Just because we're approaching February doesn't mean it's too late to plan your marketing for the year. Jay Levinson, my Guerrilla Marketing in 30 Days co-author says there are two best times to develop a marketing plan: right now and whenever your business started. Since we can't go back in time, let's focus on right now.
Marketing is complicated. To make effective use of its many strategies and components, you have to first plan them out, then stay organized and consistent in implementing your plan. A marketing calendar is the best way to organize your marketing activity; the calendar also serves as a working document you can revise and update throughout the plan year.
A marketing calendar doesn't have to be fancy. I recommend a simple spreadsheet matrix. Across the top x-axis, I place column headings representing the months of the year. Down the y-axis, or the first left-hand column, I list each individual marketing initiative, event or activity I'll use during the plan year.
For instance, if I'm going to do a press release every other month starting in February, I would put an X in the February, April, June, August, October and December columns. If I were going to issue a print newsletter once a month, each monthly column would have an X in it for that item.
How do you know which activities to include in your calendar? Brainstorm all the marketing ideas that make sense for your plan year but keep in mind that you can't do everything. Balance your marketing workload with the other things you need to do for your business. Plan for what you can do completely, not halfway. Also plan what you feel comfortable with, emotionally and financially. Prioritize accordingly, then place your ideas in your matrix.
Using a marketing calendar allows you to do four things with your marketing:
- It organizes, categorizes and prioritizes your marketing initiatives and activities.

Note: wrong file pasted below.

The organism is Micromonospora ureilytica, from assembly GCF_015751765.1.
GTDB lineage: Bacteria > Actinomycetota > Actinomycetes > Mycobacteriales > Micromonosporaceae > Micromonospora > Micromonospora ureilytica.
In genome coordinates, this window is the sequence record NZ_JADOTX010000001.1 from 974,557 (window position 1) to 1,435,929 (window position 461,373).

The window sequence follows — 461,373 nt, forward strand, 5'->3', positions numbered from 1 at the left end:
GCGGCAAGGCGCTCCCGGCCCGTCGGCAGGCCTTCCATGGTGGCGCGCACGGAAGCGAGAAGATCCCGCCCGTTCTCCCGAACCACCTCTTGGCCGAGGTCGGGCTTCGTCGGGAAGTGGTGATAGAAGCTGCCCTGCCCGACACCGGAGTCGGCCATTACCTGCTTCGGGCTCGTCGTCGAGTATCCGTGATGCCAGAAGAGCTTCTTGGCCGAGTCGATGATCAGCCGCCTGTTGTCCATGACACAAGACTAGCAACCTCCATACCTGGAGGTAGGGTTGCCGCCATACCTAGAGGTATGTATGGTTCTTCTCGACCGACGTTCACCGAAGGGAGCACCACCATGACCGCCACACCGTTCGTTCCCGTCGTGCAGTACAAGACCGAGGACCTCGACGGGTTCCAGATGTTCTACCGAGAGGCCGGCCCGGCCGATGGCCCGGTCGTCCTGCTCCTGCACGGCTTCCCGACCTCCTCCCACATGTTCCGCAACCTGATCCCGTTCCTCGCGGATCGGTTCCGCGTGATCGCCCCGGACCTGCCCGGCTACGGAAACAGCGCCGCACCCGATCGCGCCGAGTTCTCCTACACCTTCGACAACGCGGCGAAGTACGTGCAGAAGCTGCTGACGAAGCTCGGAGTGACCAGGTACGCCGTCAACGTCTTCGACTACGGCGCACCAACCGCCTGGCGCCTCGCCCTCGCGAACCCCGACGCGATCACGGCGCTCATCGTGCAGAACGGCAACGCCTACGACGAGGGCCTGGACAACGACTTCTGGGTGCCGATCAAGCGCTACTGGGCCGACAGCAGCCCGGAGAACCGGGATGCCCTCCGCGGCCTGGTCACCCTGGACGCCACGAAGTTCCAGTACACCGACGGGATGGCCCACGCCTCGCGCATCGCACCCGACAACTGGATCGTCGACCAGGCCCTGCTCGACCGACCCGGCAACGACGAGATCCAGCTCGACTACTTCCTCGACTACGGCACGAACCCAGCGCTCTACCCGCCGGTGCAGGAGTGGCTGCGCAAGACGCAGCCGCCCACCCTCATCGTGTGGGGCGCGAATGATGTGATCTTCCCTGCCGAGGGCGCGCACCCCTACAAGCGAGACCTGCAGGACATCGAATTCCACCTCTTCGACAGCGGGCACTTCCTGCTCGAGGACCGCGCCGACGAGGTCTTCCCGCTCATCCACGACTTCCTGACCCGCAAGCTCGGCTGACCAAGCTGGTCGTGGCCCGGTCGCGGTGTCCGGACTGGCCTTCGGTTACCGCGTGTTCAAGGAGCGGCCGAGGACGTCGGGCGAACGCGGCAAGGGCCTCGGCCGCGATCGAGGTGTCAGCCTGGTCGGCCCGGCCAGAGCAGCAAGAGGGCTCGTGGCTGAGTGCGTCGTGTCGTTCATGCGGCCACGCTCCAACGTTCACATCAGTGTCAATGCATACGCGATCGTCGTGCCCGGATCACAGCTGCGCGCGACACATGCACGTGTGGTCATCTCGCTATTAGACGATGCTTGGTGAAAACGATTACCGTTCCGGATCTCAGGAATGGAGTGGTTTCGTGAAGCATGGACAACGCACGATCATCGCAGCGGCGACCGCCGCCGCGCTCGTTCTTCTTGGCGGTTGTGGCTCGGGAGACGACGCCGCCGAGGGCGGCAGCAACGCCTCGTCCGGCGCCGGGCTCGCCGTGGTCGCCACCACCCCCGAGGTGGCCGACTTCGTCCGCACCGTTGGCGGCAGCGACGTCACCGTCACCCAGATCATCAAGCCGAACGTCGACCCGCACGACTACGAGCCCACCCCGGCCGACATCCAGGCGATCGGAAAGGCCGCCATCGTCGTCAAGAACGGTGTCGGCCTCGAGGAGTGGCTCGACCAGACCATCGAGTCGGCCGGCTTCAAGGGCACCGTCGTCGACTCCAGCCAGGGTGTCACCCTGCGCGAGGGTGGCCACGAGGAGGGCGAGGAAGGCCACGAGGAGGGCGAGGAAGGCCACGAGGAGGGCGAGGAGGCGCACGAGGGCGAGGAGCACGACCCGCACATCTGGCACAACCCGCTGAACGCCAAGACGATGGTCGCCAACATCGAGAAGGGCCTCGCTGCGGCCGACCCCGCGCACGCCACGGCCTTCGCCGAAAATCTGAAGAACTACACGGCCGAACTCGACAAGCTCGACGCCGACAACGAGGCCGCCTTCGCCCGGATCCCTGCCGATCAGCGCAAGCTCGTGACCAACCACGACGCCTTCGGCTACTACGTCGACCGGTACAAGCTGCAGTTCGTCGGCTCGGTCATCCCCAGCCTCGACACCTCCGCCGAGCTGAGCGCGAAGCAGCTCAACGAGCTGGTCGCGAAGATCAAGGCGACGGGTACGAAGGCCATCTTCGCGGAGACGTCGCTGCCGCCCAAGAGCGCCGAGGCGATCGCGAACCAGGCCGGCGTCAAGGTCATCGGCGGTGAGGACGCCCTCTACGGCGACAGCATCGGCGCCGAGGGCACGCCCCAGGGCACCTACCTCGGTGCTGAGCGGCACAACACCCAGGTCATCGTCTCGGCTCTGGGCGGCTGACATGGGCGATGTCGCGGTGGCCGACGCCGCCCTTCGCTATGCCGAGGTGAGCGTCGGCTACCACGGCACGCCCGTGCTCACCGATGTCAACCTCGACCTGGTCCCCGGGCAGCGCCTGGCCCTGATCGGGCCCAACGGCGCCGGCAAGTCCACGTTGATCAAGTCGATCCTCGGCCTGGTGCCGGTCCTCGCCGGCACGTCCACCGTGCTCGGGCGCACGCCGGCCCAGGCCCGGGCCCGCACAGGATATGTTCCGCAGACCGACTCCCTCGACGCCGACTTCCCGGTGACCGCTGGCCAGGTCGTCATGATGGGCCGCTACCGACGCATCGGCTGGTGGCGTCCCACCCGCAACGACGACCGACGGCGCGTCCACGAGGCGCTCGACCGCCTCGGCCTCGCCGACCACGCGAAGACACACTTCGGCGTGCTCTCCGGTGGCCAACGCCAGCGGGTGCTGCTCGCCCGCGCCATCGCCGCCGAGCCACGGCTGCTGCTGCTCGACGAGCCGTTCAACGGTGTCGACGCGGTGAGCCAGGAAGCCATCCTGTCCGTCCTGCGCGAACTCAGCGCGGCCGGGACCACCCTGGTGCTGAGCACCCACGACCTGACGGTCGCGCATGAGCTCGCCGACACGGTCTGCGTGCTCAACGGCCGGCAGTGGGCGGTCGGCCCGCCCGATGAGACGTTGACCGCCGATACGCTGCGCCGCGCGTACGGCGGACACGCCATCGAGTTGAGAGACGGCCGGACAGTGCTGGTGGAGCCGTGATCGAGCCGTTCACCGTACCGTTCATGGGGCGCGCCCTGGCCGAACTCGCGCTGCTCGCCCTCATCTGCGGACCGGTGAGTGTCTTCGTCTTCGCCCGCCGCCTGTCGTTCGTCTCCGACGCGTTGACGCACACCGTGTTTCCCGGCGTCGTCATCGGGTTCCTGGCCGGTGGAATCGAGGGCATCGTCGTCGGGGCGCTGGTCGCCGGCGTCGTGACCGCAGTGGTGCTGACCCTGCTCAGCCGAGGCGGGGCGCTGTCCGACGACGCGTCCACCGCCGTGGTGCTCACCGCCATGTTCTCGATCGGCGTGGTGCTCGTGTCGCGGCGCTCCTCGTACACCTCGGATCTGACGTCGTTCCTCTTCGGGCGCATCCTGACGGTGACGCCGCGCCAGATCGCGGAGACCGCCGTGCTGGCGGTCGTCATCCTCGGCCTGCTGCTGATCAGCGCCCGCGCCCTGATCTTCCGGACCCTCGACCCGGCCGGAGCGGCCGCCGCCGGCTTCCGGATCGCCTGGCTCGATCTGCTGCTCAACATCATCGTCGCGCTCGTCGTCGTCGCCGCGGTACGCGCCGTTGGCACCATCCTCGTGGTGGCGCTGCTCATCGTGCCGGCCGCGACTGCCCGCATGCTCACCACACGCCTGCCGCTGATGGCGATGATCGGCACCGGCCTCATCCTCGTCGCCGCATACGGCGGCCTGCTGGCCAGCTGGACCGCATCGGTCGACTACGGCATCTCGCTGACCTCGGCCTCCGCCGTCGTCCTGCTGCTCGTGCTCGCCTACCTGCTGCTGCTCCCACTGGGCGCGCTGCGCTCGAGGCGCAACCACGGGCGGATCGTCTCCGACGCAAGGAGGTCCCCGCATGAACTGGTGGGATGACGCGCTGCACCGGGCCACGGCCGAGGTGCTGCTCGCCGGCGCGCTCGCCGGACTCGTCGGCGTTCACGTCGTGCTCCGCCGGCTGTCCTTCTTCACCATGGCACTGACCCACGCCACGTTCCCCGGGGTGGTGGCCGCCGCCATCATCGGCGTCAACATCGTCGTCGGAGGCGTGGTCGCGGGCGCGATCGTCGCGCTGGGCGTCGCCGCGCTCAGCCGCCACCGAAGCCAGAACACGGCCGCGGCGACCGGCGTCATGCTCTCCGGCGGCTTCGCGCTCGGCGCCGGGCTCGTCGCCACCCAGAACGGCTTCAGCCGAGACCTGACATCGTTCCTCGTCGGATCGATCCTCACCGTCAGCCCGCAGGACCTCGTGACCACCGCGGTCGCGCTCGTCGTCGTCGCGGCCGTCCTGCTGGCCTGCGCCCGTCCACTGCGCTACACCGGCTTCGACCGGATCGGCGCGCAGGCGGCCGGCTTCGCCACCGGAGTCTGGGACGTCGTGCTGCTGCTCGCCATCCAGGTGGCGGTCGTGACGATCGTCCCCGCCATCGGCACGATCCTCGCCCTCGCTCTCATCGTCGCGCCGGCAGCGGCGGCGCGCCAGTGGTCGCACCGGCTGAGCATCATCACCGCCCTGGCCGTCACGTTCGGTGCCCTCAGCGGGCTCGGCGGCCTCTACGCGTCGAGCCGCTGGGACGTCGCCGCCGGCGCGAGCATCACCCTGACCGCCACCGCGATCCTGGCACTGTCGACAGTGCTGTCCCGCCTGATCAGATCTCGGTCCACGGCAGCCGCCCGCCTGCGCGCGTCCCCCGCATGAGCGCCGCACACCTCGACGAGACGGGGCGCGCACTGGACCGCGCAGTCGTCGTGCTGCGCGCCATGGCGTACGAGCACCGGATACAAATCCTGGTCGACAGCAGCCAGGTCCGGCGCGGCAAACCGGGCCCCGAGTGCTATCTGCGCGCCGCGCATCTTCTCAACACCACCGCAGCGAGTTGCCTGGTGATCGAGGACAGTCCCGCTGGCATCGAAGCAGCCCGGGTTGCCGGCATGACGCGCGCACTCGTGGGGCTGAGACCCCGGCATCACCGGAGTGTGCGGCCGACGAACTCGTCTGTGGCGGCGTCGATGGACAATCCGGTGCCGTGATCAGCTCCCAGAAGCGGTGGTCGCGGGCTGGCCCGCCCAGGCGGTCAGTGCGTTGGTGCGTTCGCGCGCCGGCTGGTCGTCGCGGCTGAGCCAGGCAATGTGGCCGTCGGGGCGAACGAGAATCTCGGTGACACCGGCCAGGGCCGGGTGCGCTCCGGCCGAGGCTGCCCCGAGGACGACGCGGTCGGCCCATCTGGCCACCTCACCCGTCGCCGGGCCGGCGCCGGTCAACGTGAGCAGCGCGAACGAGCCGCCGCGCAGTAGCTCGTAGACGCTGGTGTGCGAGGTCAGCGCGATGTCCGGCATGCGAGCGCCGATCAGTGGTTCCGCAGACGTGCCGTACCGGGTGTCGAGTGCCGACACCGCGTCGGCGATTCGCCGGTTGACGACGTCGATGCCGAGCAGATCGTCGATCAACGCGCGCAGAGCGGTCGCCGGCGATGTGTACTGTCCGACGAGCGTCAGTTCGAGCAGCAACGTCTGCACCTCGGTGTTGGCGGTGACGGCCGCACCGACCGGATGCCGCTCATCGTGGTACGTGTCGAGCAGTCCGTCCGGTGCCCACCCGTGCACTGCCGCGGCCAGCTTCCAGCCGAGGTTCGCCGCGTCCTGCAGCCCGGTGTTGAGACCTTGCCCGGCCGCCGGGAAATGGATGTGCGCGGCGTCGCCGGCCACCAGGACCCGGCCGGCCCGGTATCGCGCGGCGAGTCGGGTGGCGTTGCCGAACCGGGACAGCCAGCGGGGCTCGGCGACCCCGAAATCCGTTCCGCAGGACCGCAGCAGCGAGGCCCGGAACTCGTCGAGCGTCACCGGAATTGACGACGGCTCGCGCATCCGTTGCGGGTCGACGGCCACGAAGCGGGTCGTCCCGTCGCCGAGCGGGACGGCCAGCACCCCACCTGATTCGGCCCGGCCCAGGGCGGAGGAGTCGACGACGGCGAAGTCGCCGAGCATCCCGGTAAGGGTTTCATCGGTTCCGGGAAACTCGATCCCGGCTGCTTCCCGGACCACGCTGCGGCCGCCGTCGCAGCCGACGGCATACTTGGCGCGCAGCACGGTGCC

- It allows you to spot "bunches" in your marketing activity. Too many X's close together might indicate the need to spread out your activity. It's generally accepted, though, that there are natural bunches that occur as a result of seasonality in your business and your customers' buying habits. Many retail operations market heavily in the third quarter, for instance, and bunch up marketing activity in anticipation for the fourth-quarter holiday season.
- It offers a way for you to spot gaps in your marketing activity. Too much time in between the X's in your activities leaves customers and prospects untouched. Your goal with marketing is to achieve top-of-mind awareness. Consistency is key here, as is repetition. Don't have gaps in your marketing.
- It allows you to more easily evaluate your marketing. At the end of the year, the quarter or any other period of time you specify, grade the individual activity and initiative items. You can use a 1 to 10 scale, with 10 being spectacular, or you can use a simple A, B or C grading system. If your particular initiative worked, grade it high. If it was moderately successful, give it a midlevel grade, and if it didn't work, give it a low rating. Now here's the real value of this activity: When you plan the next period's marketing, repeat what worked or what you graded highly. Fix, modify or tweak the marketing that kind of worked or that was graded at a midlevel, and eliminate the marketing that didn't work at all.
That's all there really is to planning your marketing with a marketing calendar. Do what works for your business. Plan it quarterly if that's easier for you than doing it monthly. Once you establish your marketing plan, keep it up on a regular basis, just like paying your bills. Consistent marketing wins out. Planned consistent marketing with effective implementation wins out even more. And if you didn't start back when you launched your business, start now.